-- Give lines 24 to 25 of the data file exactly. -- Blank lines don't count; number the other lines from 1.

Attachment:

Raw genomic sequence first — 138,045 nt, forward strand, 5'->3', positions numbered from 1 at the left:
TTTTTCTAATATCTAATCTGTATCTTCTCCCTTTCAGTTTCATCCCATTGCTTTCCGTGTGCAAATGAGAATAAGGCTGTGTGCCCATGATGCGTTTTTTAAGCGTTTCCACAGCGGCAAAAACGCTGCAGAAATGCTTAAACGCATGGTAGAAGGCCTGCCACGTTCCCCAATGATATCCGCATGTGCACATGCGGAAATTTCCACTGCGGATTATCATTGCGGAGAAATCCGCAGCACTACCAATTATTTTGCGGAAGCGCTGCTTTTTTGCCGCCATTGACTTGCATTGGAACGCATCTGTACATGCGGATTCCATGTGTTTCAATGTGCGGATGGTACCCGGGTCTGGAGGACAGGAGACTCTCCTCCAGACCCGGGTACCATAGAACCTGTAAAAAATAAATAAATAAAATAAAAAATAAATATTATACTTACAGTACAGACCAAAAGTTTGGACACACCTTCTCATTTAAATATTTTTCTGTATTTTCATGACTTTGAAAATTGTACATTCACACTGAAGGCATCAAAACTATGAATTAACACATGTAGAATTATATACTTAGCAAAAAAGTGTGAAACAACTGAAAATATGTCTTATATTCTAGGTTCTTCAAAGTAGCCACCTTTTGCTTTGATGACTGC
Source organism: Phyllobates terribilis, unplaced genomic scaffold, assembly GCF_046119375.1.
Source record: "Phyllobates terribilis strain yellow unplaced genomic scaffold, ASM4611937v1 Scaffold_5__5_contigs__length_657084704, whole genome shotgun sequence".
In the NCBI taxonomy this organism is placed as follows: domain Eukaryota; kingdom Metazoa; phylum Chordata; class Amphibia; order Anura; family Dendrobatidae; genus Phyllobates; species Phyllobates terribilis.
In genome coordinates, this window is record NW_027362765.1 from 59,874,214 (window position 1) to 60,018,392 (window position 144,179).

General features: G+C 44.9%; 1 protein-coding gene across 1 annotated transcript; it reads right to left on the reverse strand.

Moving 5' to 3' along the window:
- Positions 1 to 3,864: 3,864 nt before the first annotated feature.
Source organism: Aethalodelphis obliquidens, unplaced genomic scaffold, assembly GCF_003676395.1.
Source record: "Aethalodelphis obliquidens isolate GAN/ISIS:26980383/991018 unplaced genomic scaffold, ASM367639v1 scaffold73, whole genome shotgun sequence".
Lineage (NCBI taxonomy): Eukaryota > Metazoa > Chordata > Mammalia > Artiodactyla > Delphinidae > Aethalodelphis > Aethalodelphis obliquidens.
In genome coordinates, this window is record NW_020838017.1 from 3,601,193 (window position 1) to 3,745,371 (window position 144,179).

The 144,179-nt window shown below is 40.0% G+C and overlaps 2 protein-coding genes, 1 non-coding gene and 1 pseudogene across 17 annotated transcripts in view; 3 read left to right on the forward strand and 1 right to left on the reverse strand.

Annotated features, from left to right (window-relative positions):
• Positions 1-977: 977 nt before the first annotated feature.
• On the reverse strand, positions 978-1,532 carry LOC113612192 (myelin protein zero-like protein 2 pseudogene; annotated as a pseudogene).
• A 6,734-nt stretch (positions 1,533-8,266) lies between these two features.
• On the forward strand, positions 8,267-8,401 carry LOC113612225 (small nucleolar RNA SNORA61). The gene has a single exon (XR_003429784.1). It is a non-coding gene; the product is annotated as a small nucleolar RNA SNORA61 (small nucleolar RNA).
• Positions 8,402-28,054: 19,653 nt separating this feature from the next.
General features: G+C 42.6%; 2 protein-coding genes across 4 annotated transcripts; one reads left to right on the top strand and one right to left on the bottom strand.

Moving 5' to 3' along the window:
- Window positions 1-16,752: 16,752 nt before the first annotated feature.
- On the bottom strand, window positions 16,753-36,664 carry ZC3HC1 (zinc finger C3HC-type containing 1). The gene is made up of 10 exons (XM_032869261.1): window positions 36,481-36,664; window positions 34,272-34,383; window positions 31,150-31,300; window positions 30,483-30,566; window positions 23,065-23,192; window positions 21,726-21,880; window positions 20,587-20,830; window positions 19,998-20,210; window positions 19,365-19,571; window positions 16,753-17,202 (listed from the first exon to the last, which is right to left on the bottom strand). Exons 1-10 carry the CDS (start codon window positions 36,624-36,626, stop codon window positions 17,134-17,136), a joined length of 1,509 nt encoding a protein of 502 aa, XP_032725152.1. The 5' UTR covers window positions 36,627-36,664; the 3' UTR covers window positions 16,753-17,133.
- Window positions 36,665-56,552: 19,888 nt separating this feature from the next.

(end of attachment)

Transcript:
- On the bottom strand, window positions 16,753-36,664 carry ZC3HC1 (zinc finger C3HC-type containing 1). The gene is made up of 10 exons (XM_032869261.1): window positions 36,481-36,664; window positions 34,272-34,383; window positions 31,150-31,300; window positions 30,483-30,566; window positions 23,065-23,192; window positions 21,726-21,880; window positions 20,587-20,830; window positions 19,998-20,210; window positions 19,365-19,571; window positions 16,753-17,202 (listed from the first exon to the last, which is right to left on the bottom strand). Exons 1-10 carry the CDS (start codon window positions 36,624-36,626, stop codon window positions 17,134-17,136), a joined length of 1,509 nt encoding a protein of 502 aa, XP_032725152.1. The 5' UTR covers window positions 36,627-36,664; the 3' UTR covers window positions 16,753-17,133.
- Window positions 36,665-56,552: 19,888 nt separating this feature from the next.